In a perfect world where everyone has a photographic memory, we would change all of our passwords ever 30 days and be better for it. In the real world, people are often tasked with remembering the passwords for dozens of accounts with different password policies, different change policies, and differing security needs. This causes frequent forgotten passwords (leading to overuse of password recovery tools, easy to guess passwords, and password reuse.
In theory, you could simply use good mnemonic devices for passwords (see XKCD example), but in practice this is often thwarted by differing password policies. One requires special characters, the other prohibits. One has a maximum of 10 characters, the other 100. One requires caps, the other isn't case sensitive. As a result of these passwords, I've often ended up in "vicious cycles" for infrequently used accounts. I can't remember my password because I only log in every few months, so I have to reset the password. I can't remember the password the next time because I'm always having to reset it.
Bottom line: we need something better. The current state of passwords can be bewildering for a techie, and fatal to technology use for the non-technically inclined. With the proliferation of the cloud and other online services, It's gotten to the point that every single time I try to help my mom or other layperson with something on the computer, it's nothing but a battle of trying to remember to passwords.
It's more than I expected (I was guessing ~$400), but I can't say that I am all that surprised or outraged. For a long time, the Oculus folks insisted that they were going to focus on making it good, not making it affordable. This makes sense, because VR technology has been around for decades, but nobody has really managed to make a GOOD VR set prior to the Oculus. Assuming the consumer version is in fact good, they can then focus on making it affordable. If you want affordable, there's always the cardboard VR sets to play with.
If they manage to succeed with making a good set, then VR will start to catch on and prices will fall for other good sets. I wouldn't be surprised if Oculus eventually releases different models to fulfill low and high end price points.
I also don't understand the outrage over the PC specs. The fact of the matter is that based on years of testing, it was determined that you really needed high resolution (i.e. 4k) to get rid of the screen door effect that has always been the bane of VR implementations. I wouldn't be surprised if 8k will be needed to really get rid of it. That takes a lot of computing horsepower and there just isn't any way around it.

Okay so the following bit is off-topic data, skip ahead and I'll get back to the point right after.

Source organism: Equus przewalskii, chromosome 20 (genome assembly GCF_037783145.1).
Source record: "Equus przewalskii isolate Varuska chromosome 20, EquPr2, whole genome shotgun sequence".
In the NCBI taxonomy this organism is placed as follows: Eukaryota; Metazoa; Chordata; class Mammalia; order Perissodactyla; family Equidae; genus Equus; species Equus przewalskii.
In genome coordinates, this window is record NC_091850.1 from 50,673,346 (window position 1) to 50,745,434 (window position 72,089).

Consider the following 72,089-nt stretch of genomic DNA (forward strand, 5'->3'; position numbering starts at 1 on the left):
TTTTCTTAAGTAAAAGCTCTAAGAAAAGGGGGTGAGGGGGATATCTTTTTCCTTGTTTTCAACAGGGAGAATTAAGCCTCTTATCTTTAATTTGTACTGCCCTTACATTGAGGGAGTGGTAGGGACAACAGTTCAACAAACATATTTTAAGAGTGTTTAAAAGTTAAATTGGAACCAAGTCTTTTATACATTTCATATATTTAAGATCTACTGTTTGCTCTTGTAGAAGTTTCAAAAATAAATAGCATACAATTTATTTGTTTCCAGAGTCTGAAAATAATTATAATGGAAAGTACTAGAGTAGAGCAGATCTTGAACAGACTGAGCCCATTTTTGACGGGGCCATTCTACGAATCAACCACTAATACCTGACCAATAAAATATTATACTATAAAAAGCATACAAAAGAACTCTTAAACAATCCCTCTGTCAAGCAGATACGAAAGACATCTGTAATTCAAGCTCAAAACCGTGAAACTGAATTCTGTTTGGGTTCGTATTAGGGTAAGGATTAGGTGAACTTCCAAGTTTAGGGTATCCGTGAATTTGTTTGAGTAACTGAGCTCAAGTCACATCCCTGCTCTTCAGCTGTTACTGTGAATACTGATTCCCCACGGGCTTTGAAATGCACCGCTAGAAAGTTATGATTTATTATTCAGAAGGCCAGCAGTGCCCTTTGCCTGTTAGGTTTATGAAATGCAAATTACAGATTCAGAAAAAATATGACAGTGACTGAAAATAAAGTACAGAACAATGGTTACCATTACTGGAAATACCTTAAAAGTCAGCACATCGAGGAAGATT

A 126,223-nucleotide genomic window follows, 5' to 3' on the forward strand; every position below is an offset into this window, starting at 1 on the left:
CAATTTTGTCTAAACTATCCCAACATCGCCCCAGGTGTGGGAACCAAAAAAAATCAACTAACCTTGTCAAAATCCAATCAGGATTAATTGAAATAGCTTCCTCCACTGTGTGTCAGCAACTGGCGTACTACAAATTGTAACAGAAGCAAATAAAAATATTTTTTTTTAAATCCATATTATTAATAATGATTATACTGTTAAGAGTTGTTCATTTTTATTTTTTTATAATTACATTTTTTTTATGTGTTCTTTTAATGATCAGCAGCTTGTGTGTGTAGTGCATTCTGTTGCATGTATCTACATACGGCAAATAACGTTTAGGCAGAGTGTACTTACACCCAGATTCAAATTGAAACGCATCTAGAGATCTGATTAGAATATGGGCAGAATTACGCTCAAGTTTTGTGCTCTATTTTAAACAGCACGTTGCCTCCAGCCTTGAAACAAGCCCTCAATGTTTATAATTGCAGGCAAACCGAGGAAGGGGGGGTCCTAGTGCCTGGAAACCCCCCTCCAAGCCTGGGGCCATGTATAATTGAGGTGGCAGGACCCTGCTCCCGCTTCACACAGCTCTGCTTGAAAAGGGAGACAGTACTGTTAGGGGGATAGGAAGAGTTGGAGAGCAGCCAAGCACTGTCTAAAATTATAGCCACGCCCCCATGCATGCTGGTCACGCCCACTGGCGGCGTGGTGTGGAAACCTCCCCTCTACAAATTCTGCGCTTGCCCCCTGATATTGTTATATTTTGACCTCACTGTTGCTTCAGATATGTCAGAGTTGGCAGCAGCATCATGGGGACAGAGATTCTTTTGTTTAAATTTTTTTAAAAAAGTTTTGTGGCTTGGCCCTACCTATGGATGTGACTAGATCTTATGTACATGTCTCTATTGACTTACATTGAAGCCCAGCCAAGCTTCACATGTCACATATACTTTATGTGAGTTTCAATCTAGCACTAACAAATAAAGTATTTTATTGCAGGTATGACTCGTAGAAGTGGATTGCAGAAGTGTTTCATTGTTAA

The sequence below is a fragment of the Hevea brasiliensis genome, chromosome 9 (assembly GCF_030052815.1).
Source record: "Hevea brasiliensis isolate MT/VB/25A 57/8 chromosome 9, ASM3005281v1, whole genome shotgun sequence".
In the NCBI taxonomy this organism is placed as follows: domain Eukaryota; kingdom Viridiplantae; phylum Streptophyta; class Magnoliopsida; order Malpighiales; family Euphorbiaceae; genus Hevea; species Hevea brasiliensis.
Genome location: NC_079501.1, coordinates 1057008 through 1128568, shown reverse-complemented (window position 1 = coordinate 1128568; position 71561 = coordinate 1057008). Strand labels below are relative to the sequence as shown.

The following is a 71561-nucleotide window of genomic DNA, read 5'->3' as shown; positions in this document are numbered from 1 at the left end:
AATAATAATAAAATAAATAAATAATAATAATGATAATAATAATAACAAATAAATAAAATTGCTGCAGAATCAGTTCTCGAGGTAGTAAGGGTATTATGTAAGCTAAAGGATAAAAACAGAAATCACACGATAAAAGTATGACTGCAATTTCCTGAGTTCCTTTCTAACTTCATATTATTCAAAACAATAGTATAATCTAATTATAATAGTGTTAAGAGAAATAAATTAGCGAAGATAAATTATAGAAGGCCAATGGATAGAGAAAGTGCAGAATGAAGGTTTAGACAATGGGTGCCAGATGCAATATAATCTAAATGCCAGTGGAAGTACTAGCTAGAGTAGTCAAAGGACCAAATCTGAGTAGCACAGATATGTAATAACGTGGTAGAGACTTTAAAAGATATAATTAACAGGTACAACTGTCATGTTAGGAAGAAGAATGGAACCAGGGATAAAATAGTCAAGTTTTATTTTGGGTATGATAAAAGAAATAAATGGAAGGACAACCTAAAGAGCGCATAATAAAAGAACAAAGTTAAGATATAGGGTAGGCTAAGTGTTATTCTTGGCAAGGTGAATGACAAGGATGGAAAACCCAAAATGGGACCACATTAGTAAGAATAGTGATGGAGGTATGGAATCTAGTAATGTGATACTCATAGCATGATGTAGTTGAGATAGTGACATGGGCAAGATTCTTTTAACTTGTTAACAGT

Evolution of our species beyond recognition is inevitable well before then. Homo sapiens have only been around for a few hundred thousand years and you are worried about hundreds of millions of years from now?
Given the time frames, I'm pretty content to let whatever species is the closest descendant of homo sapiens figure it out in a few hundred million years. They may be far better suited biologically to interstellar travel.
It's true that this can happen, but well-designed IQ tests try to avoid questions dependent on any specific cultural context, or don't score based on the answer itself, but how the answer is thought through.
A properly scored IQ test that did ask "what are the four seasons?" could actually give full credit to a response that involved hunting seasons. In that case, the person administering the test would be looking for whether the child understood why there were different hunting seasons and what that implied. If the child answered spring/summer/winter/fall, they would be looking for an understanding of what was happening when the seasons were changing.
I attended elementary school in HISD and middle/high in SBISD. The article doesn't quite get to the root of the issue. The issue is that the programs tend to be targeted towards long time residents with a lot of cultural and political capital. These are the people that can make or break the career of a school administrator, so they get deference. This can happen because information about the programs are not publicized much. It's also expensive to run GT programs and the system doesn't want too many kids qualifying. As a result, the kids who end up in GT programs are those whose parents know all about the program (from knowing other parents with kids in the program) and have the wherewithal to lobby teachers to recommend their kids for testing and advocate that the kid get put in the appropriate program.
To illustrate how this works: my parents were not from Houston, but settled in the town shortly before I was born. They knew to get me tested, and I scored at a level that qualified me for any of HISD's gifted programs. However, what my parents were not told (and what could not easily be found out in a pre-internet age), was that there were actually multiple levels of gifted program. While I qualified for the higher tier program, nobody told my parents about it, and I ended up in the lower-tier program by default. My local school wanted it that way because I was a guaranteed pass on state standardized tests and the higher-tier program would have involved a transfer to a gifted magnet school. By the time my parents figured it out, we were moving to a nearby district that had a completely different system.
As far as the test being biased, it may be, but only to the extent IQ tests are biased. As far as I know, they are still using a version of an IQ test for selection, with certain additional diversity points available for kids on the margin. For a young child, providing some familiarity with the test could be helpful, so there's probably some benefit to savvy parents prepping. But I doubt any tweaks to testing procedures would make up for the cultural capital factor.
Wasn't there something about a PASCAL programmer knowing the value of everything and the Wirth of nothing?